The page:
>> Sunday, June 3, 2007
USA/B&W-68m./Dir: William Seiter/Wr: Douglas MacLean, Ralph Spence, & Eddie Walsh/Cast: Bert Wheeler (Tommy Tanner), Robert Woolsey (Egbert G. Higginbothom), Dorothy Lee (Peggy Norton), Lucy Beaumont (Mother Talley), Jason Robards, Sr. (Harry Waters)
Popular prohibition-era comedians, Wheeler and Woolsey, inadvertently dispense moonshine-spiked drinks from a drug store soda fountain in Caught Plastered. The duo portrays out-of-work vaudevillians who stumble across a little old lady in distress. The elderly woman is in danger of losing her drugstore to a medicine wholesaler (and secret bootlegger) to whom she owes a great deal of money. Although the boys know nothing about the drug store business, they agree to help the old woman run the store and soon turn a profit by stocking the shop with everything but drugs. When it looks like the old lady will be able to pay off her note, the bootlegger tries to gain control of the business by framing the widow and the boys by spiking their lemon soda.
Although Wheeler and Woolsey are virtually unknown by today’s audiences, they were box office champs during the Depression and kept RKO afloat almost single-handedly. Their best comedies--Peach O’Reno (1931); Hips, Hips, Hooray (1934); and Cockeyed Cavaliers (1934)--are as good or better than those of their contemporaries (such as the Marx Brothers and Laurel & Hardy). Unfortunately, Caught Plastered is not one of the team’s best efforts. The plot creaks and the wisecracks the boys are forced to deliver are mostly unfunny or corny. Being professional funnymen, Wheeler and Woolsey still manage to wring a few chuckles from this weak material.
After a slow start, the second half of the film contains some genuine laughs. Bombed on 100-proof lemon soda, the patrons of the store (including the most recognizable movie drunk of the 1930’s, Arthur Housman) raise out-of-control havoc--making slurred pronouncements, singing Sweet Adeline, and playing London Bridges. Dorothy Lee, the boy’s most regular co-star, is also amongst the accidental drunkards. Dottie was always an enormous asset to W&W vehicles, with her kewpie doll cuteness (imagine a blonde Betty Boop), natural humor, and musical talent. Her inebriated scenes in Caught Plastered are amongst her best. She is absolutely adorable whilst getting giggly amorous on joy juice and bouncing her way through a musical duet with Bert Wheeler. All in all, Caught Plastered is a mixed bag, but the delightful moonshine-fueled scenes toward the film’s end are enough to recommend it.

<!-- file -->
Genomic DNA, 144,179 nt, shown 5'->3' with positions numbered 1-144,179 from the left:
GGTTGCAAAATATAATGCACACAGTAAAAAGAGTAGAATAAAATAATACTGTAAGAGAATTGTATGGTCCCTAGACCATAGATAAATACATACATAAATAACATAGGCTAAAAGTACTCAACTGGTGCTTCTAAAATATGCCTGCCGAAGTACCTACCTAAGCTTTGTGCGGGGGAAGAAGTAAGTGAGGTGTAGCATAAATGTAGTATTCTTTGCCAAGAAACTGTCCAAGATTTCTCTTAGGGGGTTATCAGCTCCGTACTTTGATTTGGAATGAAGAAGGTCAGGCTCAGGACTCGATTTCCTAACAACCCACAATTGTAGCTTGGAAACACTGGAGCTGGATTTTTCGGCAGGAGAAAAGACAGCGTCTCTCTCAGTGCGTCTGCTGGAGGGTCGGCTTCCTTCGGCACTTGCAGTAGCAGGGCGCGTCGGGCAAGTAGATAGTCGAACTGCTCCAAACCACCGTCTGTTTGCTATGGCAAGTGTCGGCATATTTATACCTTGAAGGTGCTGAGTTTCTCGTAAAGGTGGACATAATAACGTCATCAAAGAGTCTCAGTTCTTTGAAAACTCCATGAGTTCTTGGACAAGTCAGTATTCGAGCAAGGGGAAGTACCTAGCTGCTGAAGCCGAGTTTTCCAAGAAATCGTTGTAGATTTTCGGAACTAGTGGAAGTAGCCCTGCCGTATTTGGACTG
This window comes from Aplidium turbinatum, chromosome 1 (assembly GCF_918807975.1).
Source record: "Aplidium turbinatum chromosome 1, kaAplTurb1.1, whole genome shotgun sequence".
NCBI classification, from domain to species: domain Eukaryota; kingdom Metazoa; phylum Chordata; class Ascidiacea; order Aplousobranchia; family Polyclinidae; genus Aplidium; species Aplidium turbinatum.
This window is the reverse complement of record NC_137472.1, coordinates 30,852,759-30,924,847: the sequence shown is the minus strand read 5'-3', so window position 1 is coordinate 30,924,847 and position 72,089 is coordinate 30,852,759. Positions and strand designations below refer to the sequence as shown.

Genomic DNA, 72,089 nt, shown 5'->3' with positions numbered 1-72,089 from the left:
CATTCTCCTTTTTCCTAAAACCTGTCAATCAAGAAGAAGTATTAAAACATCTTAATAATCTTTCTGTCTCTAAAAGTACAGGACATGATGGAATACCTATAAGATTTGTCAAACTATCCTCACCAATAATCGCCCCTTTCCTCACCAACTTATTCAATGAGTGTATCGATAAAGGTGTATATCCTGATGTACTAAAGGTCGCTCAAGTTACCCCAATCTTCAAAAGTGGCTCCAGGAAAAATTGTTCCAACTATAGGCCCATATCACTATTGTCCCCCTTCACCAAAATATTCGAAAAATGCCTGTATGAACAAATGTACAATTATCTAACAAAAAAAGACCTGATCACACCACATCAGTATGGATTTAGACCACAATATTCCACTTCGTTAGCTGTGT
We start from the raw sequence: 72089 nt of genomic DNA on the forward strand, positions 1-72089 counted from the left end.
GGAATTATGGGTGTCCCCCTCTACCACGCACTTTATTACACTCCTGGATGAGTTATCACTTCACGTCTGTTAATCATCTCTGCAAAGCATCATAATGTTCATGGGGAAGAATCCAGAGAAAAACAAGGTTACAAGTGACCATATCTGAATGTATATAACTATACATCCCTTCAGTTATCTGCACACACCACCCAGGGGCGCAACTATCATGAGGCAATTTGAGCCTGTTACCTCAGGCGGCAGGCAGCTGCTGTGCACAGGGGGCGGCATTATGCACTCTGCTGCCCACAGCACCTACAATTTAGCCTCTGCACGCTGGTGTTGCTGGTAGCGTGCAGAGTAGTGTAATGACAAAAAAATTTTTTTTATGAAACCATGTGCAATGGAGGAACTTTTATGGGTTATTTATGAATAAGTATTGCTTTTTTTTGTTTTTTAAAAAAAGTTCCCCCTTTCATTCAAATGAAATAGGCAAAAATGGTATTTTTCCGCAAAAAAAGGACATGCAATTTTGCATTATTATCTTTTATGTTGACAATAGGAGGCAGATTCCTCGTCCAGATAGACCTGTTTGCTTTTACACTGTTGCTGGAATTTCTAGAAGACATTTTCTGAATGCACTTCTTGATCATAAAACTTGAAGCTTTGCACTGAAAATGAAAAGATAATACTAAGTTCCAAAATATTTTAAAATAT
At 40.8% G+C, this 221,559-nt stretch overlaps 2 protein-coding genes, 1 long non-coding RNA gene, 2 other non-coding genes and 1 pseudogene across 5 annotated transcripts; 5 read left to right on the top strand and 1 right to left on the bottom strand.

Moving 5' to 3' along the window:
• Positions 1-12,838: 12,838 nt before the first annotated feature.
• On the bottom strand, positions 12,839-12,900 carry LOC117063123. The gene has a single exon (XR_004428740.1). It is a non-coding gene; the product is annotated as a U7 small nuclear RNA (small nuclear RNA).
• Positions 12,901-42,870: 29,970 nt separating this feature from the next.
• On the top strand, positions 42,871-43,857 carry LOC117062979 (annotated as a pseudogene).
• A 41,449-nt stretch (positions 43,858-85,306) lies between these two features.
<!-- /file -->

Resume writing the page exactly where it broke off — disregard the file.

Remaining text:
Drinks Consumed--Lemon soda (spiked with moonshine)
Intoxicating Effects--Slurred speech, hiccups, harmonizing, and loosened inhibitions
Potent Quotables--COP (doing a spit-take): Chief, this stuff is just full of booze.
TOMMY & EGBERT (in unison): Booze!
Video Availability--Not officially released on DVD, but Hollywood's Attic provides a collector's copy of Caught Plastered
Similarly Sauced Cinema--In their first film together as a comedy team, Rio Rita (1929), Wheeler and Woolsey get spifflicated on old Aztec wine.
Wheeler & Woolsey: The Vaudeville Comic Duo and Their Films, 1929-1937 (McFarland Classics)